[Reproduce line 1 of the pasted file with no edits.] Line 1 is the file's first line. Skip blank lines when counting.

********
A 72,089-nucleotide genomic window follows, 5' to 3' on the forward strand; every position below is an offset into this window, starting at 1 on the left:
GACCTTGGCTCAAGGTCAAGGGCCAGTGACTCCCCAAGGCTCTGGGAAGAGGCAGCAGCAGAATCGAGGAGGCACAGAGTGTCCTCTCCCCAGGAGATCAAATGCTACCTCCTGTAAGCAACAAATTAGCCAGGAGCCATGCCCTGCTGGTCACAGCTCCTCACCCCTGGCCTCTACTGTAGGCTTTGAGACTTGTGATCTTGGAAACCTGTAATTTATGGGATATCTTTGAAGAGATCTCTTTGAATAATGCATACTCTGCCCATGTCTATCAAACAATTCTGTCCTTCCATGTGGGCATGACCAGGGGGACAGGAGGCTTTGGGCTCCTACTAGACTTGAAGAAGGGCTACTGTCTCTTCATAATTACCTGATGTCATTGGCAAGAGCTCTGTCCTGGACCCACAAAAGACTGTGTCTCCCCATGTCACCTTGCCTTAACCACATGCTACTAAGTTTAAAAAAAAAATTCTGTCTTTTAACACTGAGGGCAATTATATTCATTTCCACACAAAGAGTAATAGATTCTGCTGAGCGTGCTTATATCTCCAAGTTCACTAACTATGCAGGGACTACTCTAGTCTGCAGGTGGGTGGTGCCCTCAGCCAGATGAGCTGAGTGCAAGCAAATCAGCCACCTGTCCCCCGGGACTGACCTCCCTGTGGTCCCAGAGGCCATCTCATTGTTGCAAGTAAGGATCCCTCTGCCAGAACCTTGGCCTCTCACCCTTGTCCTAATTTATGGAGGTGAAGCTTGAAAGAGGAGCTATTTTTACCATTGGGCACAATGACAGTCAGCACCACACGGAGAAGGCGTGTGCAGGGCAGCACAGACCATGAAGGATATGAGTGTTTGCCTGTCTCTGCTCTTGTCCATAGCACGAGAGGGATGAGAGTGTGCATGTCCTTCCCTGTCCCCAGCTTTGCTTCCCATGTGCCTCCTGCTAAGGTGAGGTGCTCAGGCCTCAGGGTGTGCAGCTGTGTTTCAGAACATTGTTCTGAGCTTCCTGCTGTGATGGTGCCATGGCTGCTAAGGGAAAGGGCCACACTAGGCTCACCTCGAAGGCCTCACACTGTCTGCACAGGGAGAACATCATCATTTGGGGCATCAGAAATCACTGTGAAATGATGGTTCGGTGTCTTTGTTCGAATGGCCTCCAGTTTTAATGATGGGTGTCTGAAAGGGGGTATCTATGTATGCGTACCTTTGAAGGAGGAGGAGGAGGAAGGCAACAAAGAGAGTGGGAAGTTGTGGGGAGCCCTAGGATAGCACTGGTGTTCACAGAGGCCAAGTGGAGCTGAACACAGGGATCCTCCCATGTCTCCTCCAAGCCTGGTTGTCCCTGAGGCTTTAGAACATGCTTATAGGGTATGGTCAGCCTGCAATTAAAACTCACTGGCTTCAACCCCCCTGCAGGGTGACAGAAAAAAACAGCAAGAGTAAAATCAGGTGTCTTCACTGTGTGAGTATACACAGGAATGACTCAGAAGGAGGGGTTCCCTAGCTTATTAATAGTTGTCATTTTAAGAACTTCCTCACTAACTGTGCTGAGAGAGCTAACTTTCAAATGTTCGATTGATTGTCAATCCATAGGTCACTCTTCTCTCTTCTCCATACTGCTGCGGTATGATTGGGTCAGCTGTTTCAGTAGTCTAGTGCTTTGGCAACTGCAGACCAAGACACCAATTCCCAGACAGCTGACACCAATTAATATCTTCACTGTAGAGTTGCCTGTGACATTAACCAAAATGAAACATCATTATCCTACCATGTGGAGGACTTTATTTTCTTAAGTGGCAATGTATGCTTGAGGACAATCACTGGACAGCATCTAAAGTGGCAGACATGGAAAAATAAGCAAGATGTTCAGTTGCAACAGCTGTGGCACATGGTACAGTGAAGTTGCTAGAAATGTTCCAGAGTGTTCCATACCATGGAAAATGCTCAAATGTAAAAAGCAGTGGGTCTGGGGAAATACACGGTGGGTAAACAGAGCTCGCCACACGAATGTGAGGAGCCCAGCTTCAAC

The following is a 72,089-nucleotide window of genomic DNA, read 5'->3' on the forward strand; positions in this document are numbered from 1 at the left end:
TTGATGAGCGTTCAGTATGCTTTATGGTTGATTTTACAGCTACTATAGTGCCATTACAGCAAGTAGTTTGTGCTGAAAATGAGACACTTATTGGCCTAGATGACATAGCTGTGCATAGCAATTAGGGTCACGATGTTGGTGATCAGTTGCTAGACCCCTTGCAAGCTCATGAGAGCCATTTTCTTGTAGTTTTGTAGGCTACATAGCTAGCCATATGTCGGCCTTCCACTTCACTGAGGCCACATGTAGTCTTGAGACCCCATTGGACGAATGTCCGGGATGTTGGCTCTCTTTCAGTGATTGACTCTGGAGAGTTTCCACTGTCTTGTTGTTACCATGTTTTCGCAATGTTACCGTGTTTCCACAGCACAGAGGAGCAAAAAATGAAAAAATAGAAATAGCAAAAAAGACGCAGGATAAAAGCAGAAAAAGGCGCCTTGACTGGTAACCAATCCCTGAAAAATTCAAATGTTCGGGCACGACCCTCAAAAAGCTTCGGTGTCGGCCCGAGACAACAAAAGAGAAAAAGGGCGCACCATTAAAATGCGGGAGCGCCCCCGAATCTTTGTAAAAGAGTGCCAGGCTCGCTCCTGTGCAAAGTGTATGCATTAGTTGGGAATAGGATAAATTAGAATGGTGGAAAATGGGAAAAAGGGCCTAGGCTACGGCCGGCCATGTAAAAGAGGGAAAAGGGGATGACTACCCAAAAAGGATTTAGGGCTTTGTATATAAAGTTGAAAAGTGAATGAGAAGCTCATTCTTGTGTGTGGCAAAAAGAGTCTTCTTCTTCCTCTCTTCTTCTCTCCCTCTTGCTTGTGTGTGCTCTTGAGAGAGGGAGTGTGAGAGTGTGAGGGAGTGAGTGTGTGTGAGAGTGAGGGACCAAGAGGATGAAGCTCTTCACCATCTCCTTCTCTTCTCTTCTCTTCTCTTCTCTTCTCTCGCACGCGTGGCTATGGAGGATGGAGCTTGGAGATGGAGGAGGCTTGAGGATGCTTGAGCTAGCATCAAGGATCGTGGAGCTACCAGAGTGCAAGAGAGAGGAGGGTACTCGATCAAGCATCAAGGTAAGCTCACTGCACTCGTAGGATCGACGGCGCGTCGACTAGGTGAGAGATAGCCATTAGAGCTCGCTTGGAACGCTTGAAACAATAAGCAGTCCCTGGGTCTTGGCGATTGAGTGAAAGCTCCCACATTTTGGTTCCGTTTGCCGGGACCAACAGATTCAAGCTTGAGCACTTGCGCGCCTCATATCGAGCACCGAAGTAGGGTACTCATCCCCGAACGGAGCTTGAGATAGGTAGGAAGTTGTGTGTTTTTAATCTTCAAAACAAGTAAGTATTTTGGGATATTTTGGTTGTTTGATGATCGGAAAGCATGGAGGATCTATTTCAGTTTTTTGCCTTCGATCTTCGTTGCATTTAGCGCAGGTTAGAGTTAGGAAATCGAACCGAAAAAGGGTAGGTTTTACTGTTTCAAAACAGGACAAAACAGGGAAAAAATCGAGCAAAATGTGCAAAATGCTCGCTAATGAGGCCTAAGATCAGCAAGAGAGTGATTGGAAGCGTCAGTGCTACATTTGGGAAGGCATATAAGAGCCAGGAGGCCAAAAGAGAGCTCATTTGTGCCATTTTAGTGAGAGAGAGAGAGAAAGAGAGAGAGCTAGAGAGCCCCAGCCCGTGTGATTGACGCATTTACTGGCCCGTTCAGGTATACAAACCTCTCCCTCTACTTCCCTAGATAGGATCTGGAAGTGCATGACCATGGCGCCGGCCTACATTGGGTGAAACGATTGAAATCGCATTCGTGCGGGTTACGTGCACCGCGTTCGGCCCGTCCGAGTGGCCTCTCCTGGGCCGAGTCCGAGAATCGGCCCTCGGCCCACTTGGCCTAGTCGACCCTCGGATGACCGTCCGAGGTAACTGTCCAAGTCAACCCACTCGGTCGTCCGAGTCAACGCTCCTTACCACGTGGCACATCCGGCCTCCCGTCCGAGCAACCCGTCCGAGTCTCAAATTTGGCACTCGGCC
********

A 72,089-nucleotide genomic window follows, 5' to 3' on the forward strand; every position below is an offset into this window, starting at 1 on the left: